Crikey was forwarded some intriguing correspondence this week. It seems there’s a tiff brewing between some of the nation’s best known art writers, after the near-universally poor reviews of John McDonald’s recent art book Art of Australia. Artworld insiders will know that McDonald doesn’t enjoy the warmest reputation amongst the nation’s notoriously cliquey contemporary art aficionados after a couple of decades of biting reviews and a controversial tenure as head of Australian art at the National Gallery of Australia.

Now its payback time. A number of critics have rounded on McDonald’s recently published, handsomely-bound coffee table opus. “The literary tone lacks gravitas,” sniffed art historian David Hansen in the Australian Book Review.

“While McDonald often shoots for the Hughesian witticism, the effect is usually both forced and anachronistic … The book’s scholarly pretensions and credibility are finally undone by the unremitting parade of error.”


Writing in The Canberra Times, Joanna Mendelssohn was equally damning. The book’s “strengths”, she wrote in a review which dripped with the disdain of the salaried art academic for the professional critic, “are those of someone who has spent much of his adult life reading exhibition catalogues and press releases before writing short essays for newspapers.”


“Its weaknesses are that the scope of a book is significantly greater than that of a short review, and for all his reading and looking at exhibitions on gallery walls he still cannot give sense of how and why art was made in this country in the first century of European colonisation.”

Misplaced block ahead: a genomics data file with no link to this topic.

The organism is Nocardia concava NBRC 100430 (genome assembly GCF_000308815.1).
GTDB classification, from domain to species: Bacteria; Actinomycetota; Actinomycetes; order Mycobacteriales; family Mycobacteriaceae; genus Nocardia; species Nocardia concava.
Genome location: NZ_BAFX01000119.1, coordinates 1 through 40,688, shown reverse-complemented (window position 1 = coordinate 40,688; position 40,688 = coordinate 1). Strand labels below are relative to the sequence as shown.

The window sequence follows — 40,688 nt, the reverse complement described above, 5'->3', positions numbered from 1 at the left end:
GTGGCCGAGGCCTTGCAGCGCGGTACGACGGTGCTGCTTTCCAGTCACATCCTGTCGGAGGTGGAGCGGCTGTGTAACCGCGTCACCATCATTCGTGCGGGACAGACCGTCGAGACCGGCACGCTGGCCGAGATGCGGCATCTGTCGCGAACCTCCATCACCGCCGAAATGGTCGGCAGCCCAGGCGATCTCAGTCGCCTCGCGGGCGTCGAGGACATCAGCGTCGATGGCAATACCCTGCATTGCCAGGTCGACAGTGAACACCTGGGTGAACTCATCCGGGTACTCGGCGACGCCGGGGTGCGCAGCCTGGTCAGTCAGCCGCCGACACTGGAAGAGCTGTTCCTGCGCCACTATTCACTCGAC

Biff! Bang! Pow!

Unlike the average visual artist, who generally has to take poor reviews lying down, McDonald went on the counter-attack, firing off an email to Gia Metherell at The Canberra Times.

“Congratulations!” McDonald writes.

The Canberra Times managed to print the most venomous and dishonest [review] to date.”

McDonald enclosed an open letter he wrote to Mendelssohn way back in 1998, in which he attacks the University of NSW art professor for calling him a plagiarist on the judging committee for the Pascall Prize for art criticism.

McDonald and Mendelssohn, it turns out, have some history. Back in the 1990’s, Mendelssohn and McDonald regularly sparred in the pages of the Sydney Morning Herald, The Australian and The Bulletin; Mendelssohn even claims she took a complaint against McDonald to the Press Council (though no record of the search terms “Mendelssohn” or “John McDonald” appear in the AustLII archives of the Press Council).

When The Canberra Times‘ Metherell replied to McDonald, defending Mendelssohn’s review as “honest, professional and disinterested,” McDonald really did his nana.

“Your reply is dumb and insulting,” he thundered, writing of Mendelssohn that “this is a person who has consistently told lies about me and my work.”

At this point the correspondence made its way to Crikey.

It’s always amusing when critics get a taste of their own medicine. But the dispute also offers a window into the unusually vicious world of Australian art criticism. Despite his patent paranoia, McDonald is an outsider in this world: a neo-classicist who refuses to write in the modish pseudo-babble typical of academic art writing. And for all the well-honed barbs and polysyllabic adjectives, artworld politics can be very petty and personal indeed — as this unedifying dispute all too plainly shows.

Ben Eltham commissioned this month’s Special Issue of Artlink magazine on the topic of time.